Inquiry into alleged mass murder in diamond fields

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ALLEGATIONS THAT government soldiers in Zimbabwe killed hundreds of illegal miners at a diamond field in the east of the country are being investigated by an international team, according to state media yesterday.

The group from the United Nation’s Kimberly Process (KP) arrived in Harare last Monday to begin its investigation, which has been sparked by widespread local rumours around the diamond fields of Chiazdzwa.

The Chiazdzwa diamond fields were discovered in 2007 by a UK- based mining company, Africa Consolidated Resources, but President Robert Mugabe’s government quickly seized the claim and gave the mining rights to the state- run Zimbabwe Mining Development Corporation.

However, word of the find sparked a diamond rush and it is estimated that 20,000 Zimbabweans descended on the area.

The police initially tried to tackle the illegal mining, but they failed to deter the miners. Consequently, the army was dispatched by the government last October.

Human rights organisations have accused the soldiers of using brutal tactics, saying the hospital morgues in Mutare are full of the operation’s victims.

The Movement for Democratic Change has alleged that hundreds were also buried in mass graves to hide the atrocities.

Last year the Crisis in Zimbabwe Coalition, a combination of rights organisations, called for the alleged violations to be investigated so those responsible could be brought to justice.

The Herald newspaper reported the KP team began its investigation in Harare with government officials, and then travelled to Chiazdzwa, which is about 80kms from Mutare, last Tuesday to continue its fact finding mission.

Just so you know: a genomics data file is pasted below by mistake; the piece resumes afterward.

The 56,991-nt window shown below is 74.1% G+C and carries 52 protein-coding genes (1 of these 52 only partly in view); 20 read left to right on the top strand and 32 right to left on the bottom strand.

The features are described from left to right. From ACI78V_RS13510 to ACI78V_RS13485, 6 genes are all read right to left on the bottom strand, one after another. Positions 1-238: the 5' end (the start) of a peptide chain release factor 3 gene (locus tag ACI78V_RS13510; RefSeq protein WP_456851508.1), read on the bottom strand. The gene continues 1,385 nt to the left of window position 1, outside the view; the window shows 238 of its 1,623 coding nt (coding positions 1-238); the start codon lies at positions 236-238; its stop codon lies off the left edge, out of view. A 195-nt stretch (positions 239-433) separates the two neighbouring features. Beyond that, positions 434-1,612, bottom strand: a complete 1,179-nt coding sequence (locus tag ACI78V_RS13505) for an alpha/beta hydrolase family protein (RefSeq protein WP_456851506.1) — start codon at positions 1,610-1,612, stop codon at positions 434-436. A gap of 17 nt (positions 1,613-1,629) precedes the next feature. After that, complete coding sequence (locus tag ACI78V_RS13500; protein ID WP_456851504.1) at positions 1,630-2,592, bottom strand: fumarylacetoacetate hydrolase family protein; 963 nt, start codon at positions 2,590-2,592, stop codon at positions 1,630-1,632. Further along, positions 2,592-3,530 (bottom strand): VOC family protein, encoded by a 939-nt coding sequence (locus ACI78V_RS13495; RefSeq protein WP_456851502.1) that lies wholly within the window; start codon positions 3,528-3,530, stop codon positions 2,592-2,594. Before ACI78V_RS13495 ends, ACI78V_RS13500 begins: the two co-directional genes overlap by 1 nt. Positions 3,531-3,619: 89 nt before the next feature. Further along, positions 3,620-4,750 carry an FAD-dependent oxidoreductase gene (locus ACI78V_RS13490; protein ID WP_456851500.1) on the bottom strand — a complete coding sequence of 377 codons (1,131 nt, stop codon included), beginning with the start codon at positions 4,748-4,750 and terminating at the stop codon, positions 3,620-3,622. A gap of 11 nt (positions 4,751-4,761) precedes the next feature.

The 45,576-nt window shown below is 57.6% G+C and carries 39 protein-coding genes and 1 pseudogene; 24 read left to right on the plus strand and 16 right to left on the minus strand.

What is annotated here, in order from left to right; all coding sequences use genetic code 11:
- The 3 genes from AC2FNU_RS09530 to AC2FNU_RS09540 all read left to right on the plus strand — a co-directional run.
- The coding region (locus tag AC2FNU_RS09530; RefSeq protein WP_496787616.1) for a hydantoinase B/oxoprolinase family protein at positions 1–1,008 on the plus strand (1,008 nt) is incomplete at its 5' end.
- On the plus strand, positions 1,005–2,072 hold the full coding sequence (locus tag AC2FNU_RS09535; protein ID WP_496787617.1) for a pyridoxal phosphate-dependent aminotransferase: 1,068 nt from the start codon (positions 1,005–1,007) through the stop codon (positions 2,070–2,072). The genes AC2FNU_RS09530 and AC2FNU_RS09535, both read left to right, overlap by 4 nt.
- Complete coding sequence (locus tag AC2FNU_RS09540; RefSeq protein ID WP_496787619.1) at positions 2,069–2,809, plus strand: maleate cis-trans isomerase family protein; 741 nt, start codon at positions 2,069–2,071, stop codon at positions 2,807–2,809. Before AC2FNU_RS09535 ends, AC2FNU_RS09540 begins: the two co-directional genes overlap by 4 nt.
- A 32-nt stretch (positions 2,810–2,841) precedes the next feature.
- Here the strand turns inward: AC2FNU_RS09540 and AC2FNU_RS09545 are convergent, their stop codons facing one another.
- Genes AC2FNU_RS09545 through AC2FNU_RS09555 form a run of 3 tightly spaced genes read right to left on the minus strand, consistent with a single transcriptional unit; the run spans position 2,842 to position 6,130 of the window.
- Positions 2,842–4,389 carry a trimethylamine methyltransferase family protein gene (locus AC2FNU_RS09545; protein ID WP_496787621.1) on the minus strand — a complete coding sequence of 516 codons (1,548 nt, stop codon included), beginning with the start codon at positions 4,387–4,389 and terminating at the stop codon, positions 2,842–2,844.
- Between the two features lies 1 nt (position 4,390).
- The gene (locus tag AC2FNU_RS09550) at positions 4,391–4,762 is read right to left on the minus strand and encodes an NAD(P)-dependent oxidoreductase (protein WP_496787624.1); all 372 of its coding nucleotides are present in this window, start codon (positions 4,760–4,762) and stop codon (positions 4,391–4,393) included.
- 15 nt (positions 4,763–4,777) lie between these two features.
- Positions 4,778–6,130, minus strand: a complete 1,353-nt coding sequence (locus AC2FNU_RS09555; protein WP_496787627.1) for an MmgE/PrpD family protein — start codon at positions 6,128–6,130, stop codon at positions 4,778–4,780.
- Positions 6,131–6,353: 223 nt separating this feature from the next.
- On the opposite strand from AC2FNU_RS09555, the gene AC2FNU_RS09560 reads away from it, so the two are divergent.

Since the crackdown it has been reported that the soldiers posted to guard the fields are now taking part in illegal mining activities, allegedly forcing locals to carry out the digging and panning for them so as not to raise suspicion.

However, mining minister Obert Mpofu has denied the allegations of mass murder, telling the Herald on Wednesday that: “No one was killed in the [clean-up] operation” before confirming three diggers were murdered by criminals.

He added that Zimbabwe had signed up to the KP and as such was “committed to the successful implementation of the Kimberly Process, and will provide information on the situation on the ground”. The KP was established by the UN to monitor trade in illegally-mined diamonds, known as “blood diamonds” which have been used by armed groups to fund conflicts across Africa and support corrupt regimes.

Illegally mined diamonds are usually smuggled out of their countries of origin. The stones are then sold into the diamond supply chain of countries like South Africa where legitimate trading occurs.

The KP process is effectively an international certification scheme designed to prevent diamonds mined in conflict areas from entering these markets.

If the allegations against the government prove to be true, Zimbabwe could be struck off the KP list of signatories.

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